What Is Small Business Bankruptcy In Illinois?
November 4, 2022
After decades of helping individuals and businesses one thing is clear. Each client is unique and that includes their problems, situations, and possible solutions. Experienced lawyers do not offer cookie cutter options. The Bankruptcy laws have parameters, rules and regulations. Within these parameters experienced lawyers should look for solutions that best fit the needs of the individual person or company. Our motto is that you are special and should be treated as such.
Bankruptcy is sometimes a necessary event in the life of a business. When cash is short, creditors start calling or taking other actions to collect. Bankruptcy provides breathing room for an orderly way of paying creditors. Sometimes reorganization is possible. Sometimes the company needs to liquidate. Either way, bankruptcy offers help to the business and its owners.
For any type of case filed, papers must be filled out that show all property owned by the business, all debts owed, and a cash flow schedule. As will be discussed a little later all creditors must be listed so they can participate in the proceedings. Any creditor that is not listed and given the opportunity to participate can later attack the bankruptcy.
Before determining the options for a small business, whether liquidating or reorganizing, the formal ownership of the business has to be determined. Each type of bankruptcy has its own advantages depending on the ownership. The 3 main possibilities are:
- Sole Proprietorship: either individually or a married couple.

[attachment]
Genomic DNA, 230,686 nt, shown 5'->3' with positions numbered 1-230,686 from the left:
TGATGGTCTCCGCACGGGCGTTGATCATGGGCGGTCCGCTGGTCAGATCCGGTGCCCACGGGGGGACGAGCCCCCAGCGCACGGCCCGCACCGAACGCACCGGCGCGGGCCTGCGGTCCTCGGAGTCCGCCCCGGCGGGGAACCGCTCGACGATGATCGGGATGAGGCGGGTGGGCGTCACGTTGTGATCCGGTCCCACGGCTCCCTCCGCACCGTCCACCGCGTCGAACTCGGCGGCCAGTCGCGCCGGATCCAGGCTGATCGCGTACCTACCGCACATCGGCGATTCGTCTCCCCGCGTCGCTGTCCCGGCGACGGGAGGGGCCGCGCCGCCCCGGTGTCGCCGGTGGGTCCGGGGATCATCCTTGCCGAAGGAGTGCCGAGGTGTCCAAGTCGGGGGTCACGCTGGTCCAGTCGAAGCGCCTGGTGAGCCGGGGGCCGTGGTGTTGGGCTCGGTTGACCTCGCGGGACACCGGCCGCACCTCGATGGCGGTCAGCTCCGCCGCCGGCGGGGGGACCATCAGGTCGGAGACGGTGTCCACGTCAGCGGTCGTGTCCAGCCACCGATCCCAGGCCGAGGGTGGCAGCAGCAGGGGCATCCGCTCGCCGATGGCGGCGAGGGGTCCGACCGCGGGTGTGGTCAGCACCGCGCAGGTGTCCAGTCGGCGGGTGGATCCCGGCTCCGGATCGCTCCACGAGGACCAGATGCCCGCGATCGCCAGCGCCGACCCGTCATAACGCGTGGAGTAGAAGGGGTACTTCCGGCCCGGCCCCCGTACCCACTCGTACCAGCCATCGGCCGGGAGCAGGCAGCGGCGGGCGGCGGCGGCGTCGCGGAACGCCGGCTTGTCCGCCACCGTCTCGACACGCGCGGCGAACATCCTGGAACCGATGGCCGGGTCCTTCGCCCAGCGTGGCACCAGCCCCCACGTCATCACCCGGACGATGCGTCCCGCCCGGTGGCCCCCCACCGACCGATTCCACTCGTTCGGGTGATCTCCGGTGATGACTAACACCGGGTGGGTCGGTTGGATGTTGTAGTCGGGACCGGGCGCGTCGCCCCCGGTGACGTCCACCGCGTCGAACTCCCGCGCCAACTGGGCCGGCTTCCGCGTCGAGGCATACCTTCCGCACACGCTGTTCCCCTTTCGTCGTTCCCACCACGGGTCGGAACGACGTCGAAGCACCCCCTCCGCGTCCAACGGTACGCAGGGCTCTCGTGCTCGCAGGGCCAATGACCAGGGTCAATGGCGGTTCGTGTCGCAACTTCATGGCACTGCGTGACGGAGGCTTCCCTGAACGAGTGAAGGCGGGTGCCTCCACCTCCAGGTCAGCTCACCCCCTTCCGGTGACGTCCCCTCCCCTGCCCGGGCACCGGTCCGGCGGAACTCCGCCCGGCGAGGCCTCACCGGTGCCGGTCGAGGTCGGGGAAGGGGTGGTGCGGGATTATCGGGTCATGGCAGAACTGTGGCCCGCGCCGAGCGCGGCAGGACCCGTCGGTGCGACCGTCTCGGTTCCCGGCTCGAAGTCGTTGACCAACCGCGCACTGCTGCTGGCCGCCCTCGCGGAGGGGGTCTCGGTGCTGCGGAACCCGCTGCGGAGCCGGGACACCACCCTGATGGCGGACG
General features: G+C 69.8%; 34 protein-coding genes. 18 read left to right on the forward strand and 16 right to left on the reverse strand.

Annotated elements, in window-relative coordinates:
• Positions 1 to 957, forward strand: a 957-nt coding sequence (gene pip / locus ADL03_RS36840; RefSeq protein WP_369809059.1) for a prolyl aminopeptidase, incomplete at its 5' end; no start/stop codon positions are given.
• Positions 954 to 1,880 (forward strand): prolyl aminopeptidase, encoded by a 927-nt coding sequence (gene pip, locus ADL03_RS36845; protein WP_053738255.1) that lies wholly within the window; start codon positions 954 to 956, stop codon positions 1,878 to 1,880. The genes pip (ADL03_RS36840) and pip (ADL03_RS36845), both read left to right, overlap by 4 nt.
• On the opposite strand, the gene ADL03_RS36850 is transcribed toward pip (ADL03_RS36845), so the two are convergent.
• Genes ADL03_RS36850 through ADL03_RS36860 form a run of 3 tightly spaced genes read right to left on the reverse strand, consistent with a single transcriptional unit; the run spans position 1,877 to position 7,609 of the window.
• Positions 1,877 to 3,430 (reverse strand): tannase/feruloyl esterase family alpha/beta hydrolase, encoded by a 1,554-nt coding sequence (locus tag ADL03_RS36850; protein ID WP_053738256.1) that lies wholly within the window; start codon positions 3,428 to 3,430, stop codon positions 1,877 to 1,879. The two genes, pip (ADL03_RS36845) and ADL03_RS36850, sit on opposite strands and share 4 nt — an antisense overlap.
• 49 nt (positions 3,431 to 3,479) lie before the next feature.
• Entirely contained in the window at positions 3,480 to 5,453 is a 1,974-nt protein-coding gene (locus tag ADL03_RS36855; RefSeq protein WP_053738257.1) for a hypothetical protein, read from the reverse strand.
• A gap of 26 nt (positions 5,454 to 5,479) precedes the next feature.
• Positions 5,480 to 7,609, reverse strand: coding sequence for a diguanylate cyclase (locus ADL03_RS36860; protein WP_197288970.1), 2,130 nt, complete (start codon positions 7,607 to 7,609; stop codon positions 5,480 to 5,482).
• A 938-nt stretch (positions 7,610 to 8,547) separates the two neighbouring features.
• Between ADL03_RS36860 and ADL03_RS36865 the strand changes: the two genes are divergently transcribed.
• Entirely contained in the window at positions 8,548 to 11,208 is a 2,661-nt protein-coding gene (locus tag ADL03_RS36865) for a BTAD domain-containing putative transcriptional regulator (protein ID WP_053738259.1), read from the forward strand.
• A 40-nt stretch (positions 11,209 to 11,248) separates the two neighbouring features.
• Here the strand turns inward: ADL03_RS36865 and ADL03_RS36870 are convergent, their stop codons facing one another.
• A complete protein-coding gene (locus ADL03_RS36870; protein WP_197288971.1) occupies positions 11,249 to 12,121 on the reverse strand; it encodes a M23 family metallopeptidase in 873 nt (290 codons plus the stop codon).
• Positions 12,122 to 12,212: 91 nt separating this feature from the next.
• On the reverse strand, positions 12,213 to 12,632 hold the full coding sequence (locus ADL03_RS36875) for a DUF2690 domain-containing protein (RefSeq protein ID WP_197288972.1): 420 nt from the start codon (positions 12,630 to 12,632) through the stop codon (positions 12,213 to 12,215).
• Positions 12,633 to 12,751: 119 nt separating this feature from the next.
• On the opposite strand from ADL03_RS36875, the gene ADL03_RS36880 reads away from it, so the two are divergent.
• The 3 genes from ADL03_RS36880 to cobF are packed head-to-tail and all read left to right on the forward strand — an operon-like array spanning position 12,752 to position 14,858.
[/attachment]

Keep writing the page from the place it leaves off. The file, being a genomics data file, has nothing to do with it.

- A Partnership
- A Corporation including LLCs and Sub-Chapter 7S. This can include a For Profit corporation or a Not-For-Profit Corporation.
For a business to reorganize, a payment plan has to be approved by a court. That can be a Chapter 13, Chapter 11, or possibly another chapter. Reorganizations are discussed in another article. The rest of this article discusses liquidations.
LIQUIDATION CHAPTER 7
A sole proprietorship, including a Married couple owning a business, is really an individual filing bankruptcy since the business is not a separate entity. If a Chapter 7 is the desired option all debts and assets must be listed. This includes not only the business debts and assets but also personal debts and assets. When John Doe D/B/A Doe’s consulting files a Chapter 7 it will be filed in the name of John Doe and Doe’s consulting listed under Other Names. The individual(s) will get a discharge of most debts at the end of this type of Chapter 7. The discharge of the Chapter 7 does not prevent the Debtor from proceeding with a new business venture.
A Partnership that files a Chapter 7 must only list the business’s debts and assets. The partners must bear in mind that each will be personally liable for the debts of the Partnership so this bankruptcy may need to be done in conjunction with some personal bankruptcies for the partners.
A Corporation that files a Chapter 7 also may only list the assets and debts owed by the corporation.
There are Three (3) possible problems with Small Corporations. First, some or all of the debts may have been personally guaranteed by owners (the stockholders). Second, struggling businesses often defer paying Withholding taxes. Officers and Directors most likely will become personally liable for the Withholding taxes not paid. Third, if owners (the stockholders) have not kept the business entirely separate from their personal affairs, any creditor can seek to “pierce the corporate veil” and hold the managers liable for the debt.
In any of these scenarios, the business shuts down and its assets are liquidated. At the conclusion of the case there is no discharge for a partnership or corporation: the case is merely closed. Exemptions available to individuals are not available to corporations or partnerships.
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